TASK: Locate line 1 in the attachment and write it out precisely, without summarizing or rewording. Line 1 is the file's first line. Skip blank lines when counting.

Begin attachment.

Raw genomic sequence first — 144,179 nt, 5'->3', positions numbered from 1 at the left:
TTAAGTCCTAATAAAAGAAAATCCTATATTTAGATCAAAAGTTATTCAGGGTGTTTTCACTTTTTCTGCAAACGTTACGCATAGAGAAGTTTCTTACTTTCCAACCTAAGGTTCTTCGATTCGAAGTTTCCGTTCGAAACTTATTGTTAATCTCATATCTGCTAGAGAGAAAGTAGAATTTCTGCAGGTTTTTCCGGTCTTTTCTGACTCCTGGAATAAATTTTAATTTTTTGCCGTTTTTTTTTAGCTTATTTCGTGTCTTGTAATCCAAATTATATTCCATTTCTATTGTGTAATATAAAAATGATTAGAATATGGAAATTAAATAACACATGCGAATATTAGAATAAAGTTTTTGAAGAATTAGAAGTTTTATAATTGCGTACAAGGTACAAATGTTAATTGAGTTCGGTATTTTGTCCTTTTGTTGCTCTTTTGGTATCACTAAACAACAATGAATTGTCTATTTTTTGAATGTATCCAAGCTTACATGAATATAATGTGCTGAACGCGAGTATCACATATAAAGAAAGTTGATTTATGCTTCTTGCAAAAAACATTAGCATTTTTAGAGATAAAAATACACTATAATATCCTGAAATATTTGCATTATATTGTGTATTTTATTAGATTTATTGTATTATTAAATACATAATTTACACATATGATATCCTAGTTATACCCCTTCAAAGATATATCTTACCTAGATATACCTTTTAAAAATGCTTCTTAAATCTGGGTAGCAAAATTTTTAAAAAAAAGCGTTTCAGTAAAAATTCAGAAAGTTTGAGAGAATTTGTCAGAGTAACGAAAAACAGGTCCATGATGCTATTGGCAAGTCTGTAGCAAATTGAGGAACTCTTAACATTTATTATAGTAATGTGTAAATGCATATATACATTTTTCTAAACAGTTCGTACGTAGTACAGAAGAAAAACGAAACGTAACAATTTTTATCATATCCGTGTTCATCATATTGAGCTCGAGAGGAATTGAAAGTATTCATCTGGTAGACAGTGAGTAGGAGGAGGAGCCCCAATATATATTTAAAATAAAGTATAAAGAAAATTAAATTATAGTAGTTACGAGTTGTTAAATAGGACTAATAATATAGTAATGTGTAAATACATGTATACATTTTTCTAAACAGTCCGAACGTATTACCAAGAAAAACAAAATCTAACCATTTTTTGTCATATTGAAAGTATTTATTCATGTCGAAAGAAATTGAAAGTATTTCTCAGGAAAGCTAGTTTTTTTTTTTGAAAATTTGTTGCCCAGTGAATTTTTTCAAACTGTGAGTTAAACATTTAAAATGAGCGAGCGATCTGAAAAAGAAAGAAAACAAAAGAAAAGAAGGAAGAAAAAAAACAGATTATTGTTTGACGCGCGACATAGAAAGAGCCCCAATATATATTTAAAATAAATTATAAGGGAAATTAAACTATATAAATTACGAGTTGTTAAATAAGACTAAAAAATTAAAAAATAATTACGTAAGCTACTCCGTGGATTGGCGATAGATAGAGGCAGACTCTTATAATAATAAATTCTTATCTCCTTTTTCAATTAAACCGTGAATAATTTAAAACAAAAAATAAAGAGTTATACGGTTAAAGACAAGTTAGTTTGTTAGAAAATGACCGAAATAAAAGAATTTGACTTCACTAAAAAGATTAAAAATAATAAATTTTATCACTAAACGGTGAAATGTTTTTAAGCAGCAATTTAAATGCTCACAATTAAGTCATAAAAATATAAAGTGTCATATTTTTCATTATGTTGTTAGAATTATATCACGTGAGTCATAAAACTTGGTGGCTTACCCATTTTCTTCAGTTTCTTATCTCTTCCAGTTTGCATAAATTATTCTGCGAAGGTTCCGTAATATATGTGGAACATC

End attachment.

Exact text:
Raw genomic sequence first — 144,179 nt, 5'->3', positions numbered from 1 at the left: